‘We put ourselves in their shoes’: Ramstein airmen step up to help first wave of Afghanistan evacuees
KAISERSLAUTERN, Germany — Rows of military cots were set up in a hangar at Ramstein Air Base, as airmen and volunteers sorted toiletries, baby items, toys and clothing into boxes in a nearby building ahead of the arrival of hundreds of evacuees from Afghanistan Friday.
“We put ourselves in their shoes — if we had to escape some terrible force and we left all of our things behind, what would we need when we got to a safe place?” Andrew Wilder, an Air Force first sergeant, said as he and half a dozen volunteers organized carloads of goods donated by members of the Kaiserslautern military community, hours before three planes carrying the first wave of evacuees landed at around 7 p.m. Friday.
Nearly 400 people, including many Afghan families with children, were on the first flights to arrive at Ramstein. Days earlier, after the swift Taliban takeover of Afghanistan, they had been airlifted from the chaos of Hamid Karzai International Airport to Qatar, and on Friday were transported to the sprawling U.S. base in southwest Germany.
Ramstein has the capacity to support up to 5,000 evacuees, and more aircraft are expected in the coming days, base officials said.
They will remain on the base “temporarily while in transit to more permanent resettlement locations,” the U.S. Embassy in Berlin said in a statement. It was not clear if they would be resettled in Germany or another country.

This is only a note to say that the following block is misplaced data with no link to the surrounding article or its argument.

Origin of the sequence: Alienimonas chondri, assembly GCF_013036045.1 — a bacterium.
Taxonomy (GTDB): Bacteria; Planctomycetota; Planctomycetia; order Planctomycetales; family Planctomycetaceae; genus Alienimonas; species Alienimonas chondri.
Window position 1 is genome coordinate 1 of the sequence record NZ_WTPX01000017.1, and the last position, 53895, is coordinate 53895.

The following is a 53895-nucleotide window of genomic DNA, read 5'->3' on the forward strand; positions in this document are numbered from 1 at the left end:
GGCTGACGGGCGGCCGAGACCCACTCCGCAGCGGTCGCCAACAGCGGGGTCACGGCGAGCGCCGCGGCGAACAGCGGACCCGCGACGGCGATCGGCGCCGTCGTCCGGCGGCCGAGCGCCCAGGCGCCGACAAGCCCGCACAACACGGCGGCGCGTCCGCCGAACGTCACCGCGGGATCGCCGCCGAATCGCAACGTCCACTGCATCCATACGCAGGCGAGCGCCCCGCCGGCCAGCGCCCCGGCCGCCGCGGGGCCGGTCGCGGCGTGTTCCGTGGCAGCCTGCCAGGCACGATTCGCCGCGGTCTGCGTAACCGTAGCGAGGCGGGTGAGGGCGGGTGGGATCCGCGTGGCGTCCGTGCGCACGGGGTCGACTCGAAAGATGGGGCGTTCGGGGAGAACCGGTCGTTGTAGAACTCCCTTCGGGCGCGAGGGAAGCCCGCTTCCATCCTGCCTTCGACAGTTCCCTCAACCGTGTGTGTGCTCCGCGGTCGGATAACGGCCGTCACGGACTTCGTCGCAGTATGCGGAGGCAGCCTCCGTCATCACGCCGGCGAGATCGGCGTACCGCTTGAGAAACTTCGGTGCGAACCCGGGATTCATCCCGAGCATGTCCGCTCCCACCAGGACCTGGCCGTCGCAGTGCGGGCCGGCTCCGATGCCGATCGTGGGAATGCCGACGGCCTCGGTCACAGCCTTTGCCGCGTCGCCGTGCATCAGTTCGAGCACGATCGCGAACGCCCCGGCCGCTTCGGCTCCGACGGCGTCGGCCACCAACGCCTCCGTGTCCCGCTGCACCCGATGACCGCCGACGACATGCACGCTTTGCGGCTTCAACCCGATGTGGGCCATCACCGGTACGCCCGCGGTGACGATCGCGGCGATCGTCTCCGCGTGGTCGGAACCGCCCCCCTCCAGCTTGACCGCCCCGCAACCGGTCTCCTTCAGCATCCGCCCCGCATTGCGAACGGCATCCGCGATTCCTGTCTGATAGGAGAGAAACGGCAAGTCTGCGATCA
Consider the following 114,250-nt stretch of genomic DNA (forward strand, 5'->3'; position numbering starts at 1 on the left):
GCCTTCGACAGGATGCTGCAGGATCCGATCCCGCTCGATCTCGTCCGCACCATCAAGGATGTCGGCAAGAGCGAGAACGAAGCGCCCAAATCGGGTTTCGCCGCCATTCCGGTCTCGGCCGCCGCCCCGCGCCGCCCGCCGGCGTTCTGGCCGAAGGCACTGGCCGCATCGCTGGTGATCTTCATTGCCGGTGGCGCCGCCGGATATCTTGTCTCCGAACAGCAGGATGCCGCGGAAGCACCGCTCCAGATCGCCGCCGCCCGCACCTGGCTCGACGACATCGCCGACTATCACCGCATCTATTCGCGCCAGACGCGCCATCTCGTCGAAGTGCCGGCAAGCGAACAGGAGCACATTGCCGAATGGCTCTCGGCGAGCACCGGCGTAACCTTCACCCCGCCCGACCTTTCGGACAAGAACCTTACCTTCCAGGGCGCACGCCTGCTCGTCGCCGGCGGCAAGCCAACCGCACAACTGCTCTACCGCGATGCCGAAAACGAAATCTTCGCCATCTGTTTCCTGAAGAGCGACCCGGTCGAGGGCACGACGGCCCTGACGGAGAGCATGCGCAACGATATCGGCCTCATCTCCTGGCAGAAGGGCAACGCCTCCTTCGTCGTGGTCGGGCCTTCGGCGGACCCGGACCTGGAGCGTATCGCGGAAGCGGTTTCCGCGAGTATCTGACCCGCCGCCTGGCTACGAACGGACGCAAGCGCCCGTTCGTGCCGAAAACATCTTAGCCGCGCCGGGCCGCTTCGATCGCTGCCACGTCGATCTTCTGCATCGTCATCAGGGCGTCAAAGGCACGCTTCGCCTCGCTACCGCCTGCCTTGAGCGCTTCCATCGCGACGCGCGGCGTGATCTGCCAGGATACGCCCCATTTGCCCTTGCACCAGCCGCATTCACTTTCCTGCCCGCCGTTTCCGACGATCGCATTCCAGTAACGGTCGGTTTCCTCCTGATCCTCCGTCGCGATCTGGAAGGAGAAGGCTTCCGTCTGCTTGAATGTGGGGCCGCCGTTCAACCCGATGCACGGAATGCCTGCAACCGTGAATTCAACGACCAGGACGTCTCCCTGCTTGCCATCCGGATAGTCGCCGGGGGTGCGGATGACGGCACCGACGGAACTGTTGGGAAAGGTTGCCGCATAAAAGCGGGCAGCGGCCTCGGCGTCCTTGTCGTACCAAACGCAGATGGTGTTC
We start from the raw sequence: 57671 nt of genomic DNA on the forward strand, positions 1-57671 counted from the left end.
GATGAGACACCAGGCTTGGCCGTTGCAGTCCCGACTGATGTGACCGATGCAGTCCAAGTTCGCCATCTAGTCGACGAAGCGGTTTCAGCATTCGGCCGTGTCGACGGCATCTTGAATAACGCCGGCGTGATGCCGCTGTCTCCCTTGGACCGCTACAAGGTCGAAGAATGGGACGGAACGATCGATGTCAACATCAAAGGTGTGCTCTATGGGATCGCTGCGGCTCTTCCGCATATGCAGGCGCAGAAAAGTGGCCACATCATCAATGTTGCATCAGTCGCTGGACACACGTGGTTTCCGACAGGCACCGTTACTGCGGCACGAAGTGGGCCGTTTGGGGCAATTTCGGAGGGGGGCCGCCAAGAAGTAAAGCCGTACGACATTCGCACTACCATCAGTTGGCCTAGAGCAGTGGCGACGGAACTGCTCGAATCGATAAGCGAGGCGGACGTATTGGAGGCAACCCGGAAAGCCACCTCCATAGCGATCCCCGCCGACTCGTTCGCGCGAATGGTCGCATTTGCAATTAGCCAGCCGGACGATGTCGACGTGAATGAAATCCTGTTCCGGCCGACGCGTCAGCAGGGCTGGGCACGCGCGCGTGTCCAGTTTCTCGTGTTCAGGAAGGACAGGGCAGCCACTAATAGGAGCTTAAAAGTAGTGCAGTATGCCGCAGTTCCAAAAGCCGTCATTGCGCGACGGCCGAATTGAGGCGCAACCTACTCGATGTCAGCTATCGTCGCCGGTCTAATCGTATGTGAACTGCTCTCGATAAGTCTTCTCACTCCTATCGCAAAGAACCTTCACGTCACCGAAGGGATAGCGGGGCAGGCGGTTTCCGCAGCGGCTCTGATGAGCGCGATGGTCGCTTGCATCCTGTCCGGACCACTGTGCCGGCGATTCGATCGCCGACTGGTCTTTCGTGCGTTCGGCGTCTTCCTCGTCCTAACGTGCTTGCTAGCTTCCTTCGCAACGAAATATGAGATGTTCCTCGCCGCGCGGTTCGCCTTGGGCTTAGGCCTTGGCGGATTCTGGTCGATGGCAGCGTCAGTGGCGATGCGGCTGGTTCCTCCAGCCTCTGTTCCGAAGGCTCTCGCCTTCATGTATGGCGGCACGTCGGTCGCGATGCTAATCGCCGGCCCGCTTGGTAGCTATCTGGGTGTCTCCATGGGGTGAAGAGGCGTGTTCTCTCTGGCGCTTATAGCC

Ramstein airmen had collected a roomful of clothing and other items for the evacuees in just a few hours Thursday after an appeal for donations was posted on a Facebook page used by thousands of members of the military community.
But Wilder said they were in need of more diapers and infant formula – and soccer balls for the children.
In total, around 7,000 people have been evacuated on U.S. military flights out of Kabul since Saturday, Army Maj. Gen. Hank Taylor, the Joint Staff’s deputy director for regional operations, said Thursday.
The U.S.’s goal was to evacuate “as many as we can, as fast as we can,” Pentagon spokesman John Kirby told reporters the same afternoon.
Thousands of American citizens were among those still waiting to be airlifted out of Afghanistan Friday, but most seeking to be evacuated are Afghans, including interpreters and journalists who worked with Americans in the 20 years that they were in the country.
Images of the airlift operation have shown a U.S. Air Force C-17 carrying 823 people — the most ever carried in the massive military cargo plane — and of Afghans falling to their deaths after clinging to the sides of another C-17 as it took off from Kabul.
But the mother of one airman flying a C-17 transporter in and out of Kabul said one image captured the Air Force’s mission — the picture of an Afghan child sleeping on the floor of a C-17, cloaked in an airman’s jacket for warmth.
That image “pulls at our heartstrings” and underlines the “sense of duty, sense of purpose that airmen feel, doing what we can to help people who need help, no matter who they are,” Wilder said.
“Helping the folks who have helped us, in any way we can, regardless of whether we served in Afghanistan or not, means something to all of us,” he said.